Ed Wood delivered some of the worst films of all time during his illustrious career. That quality, or lack thereof, is also what makes his films so fantastic. They might be bizarre, ill paced, and outlandish, but those are the very aspects which make them memorable. Ed Wood inspired trash and cult cinema, two genres which remain equally entertaining and controversial. His work went on to influence directors like John Waters and Tim Burton because of his unadulterated love of film and for his love of Old Hollywood Horror.
No matter how many times people told Ed Wood to stop making films, or to make films differently, he remained constant and passionate about his version of filmmaking. That is the real subject of Tim Burton’s 1994 Ed Wood biopic, which examines why Ed Wood’s enthusiasm is so important to understanding to his work and influence.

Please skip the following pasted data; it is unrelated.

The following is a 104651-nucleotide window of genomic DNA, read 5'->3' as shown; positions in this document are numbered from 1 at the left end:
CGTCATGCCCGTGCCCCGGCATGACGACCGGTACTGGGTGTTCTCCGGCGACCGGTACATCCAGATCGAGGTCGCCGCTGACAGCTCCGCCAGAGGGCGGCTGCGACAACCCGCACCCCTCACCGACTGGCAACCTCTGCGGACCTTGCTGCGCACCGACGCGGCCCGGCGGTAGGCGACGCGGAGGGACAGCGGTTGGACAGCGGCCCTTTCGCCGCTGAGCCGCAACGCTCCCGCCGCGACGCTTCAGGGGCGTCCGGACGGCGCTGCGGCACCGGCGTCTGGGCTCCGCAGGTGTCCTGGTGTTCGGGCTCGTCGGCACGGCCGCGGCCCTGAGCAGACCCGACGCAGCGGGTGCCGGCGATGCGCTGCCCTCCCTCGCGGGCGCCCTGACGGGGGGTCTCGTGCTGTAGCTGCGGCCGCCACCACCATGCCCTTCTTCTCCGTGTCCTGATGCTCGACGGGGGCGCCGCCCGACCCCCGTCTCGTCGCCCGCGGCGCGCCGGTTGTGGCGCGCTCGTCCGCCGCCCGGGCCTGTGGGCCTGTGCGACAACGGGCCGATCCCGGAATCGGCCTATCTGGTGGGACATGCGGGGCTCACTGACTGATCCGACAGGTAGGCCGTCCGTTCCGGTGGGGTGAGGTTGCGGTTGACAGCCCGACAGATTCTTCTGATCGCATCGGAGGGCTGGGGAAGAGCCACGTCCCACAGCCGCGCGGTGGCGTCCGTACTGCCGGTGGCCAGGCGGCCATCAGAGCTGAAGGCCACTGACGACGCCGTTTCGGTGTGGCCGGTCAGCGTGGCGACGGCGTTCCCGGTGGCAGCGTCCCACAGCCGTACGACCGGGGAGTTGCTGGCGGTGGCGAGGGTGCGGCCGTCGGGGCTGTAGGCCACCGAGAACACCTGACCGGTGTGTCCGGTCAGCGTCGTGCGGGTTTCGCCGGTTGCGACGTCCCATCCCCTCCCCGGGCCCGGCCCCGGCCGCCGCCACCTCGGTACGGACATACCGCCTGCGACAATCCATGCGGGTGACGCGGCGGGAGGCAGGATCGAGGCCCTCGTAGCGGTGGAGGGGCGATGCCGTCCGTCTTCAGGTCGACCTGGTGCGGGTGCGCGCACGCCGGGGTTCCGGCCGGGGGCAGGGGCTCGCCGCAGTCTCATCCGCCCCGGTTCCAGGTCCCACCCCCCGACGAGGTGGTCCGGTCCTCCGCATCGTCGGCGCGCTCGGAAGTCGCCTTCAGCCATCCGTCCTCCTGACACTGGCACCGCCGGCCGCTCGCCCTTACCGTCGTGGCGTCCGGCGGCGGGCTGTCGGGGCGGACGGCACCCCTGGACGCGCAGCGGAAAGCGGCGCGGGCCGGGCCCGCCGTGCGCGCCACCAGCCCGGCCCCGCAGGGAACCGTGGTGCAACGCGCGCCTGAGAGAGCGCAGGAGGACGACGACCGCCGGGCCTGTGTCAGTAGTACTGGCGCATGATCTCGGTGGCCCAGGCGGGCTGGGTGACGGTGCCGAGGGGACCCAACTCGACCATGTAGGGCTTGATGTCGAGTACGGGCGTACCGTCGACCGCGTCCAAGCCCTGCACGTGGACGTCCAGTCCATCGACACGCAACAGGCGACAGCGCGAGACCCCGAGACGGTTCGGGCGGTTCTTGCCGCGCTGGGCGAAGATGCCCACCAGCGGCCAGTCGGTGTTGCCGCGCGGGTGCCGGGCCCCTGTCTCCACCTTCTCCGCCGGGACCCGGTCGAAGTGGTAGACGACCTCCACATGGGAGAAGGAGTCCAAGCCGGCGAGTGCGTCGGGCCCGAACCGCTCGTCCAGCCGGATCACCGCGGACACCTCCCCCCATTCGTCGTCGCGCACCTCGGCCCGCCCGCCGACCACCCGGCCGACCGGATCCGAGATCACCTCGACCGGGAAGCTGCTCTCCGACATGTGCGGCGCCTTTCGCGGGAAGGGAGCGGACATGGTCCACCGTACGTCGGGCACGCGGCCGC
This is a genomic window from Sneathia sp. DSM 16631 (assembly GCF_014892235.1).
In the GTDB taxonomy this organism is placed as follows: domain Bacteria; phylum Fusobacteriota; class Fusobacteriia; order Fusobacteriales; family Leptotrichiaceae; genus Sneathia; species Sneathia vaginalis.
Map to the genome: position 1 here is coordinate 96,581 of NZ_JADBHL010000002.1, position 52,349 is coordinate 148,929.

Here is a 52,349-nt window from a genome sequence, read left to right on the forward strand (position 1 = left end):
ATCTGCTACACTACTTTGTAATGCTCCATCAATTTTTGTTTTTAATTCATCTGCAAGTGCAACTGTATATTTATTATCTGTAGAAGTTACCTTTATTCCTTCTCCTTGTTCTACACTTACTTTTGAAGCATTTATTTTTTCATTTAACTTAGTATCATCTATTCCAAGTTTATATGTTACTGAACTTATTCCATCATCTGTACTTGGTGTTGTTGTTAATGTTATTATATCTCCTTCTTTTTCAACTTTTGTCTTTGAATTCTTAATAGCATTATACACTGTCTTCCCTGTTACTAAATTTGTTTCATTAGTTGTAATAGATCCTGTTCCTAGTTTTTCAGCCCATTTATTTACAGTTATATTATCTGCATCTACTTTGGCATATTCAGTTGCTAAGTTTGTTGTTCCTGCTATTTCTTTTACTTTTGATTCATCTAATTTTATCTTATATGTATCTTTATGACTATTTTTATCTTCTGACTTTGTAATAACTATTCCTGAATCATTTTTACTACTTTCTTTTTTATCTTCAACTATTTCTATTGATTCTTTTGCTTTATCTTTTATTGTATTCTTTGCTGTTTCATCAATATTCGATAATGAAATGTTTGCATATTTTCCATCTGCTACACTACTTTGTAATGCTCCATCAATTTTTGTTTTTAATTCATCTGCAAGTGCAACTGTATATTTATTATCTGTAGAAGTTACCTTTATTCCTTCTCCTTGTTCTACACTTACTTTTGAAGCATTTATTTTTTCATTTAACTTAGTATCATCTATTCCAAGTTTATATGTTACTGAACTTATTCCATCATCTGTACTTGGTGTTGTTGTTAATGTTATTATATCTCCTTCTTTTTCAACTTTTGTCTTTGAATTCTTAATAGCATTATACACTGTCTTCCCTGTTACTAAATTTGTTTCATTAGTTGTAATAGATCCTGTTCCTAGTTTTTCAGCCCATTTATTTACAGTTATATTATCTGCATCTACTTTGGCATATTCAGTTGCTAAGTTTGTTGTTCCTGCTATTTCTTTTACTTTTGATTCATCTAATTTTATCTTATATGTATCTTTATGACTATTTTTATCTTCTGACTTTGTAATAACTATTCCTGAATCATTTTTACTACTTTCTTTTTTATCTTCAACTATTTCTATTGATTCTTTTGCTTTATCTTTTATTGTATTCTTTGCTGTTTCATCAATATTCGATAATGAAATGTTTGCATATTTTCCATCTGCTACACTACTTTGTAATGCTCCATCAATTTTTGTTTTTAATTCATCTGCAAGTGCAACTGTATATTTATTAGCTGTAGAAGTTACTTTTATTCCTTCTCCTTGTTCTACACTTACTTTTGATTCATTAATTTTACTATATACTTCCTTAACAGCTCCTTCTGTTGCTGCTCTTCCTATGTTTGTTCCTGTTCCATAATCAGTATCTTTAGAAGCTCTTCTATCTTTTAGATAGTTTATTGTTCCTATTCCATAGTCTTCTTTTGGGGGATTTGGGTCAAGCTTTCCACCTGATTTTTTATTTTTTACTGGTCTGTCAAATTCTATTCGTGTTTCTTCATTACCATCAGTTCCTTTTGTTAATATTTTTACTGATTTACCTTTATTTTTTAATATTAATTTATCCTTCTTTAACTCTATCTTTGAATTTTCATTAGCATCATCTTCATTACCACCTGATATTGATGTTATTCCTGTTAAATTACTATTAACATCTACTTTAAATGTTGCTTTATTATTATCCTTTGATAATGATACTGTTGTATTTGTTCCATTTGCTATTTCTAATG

What makes Ed Wood memorable is that his failure allowed his films to outlive him. Even if you lack the skills or ability to make a film, the passion you have for an idea is enough. If it speaks to you, it might very well speak to another person, even if that person does not take the idea seriously.
I want to focus on two scenes from Burton’s film which highlight Wood’s love of cinema and his interest in legacy. Both scenes examine what it means to live and die in Hollywood, and how fickle the movie industry can be, not just to figures like Wood.
In perhaps the film’s most memorable scene, Ed Wood passes by a funeral home and finds Bela Lugosi trying out coffins. This image, of Bela in the coffin, summarizes multiple things about Bela’s career. Not only his is career currently dead, but most of his roles involved being in a coffin. Death is just his final role, and he wants to get comfortable.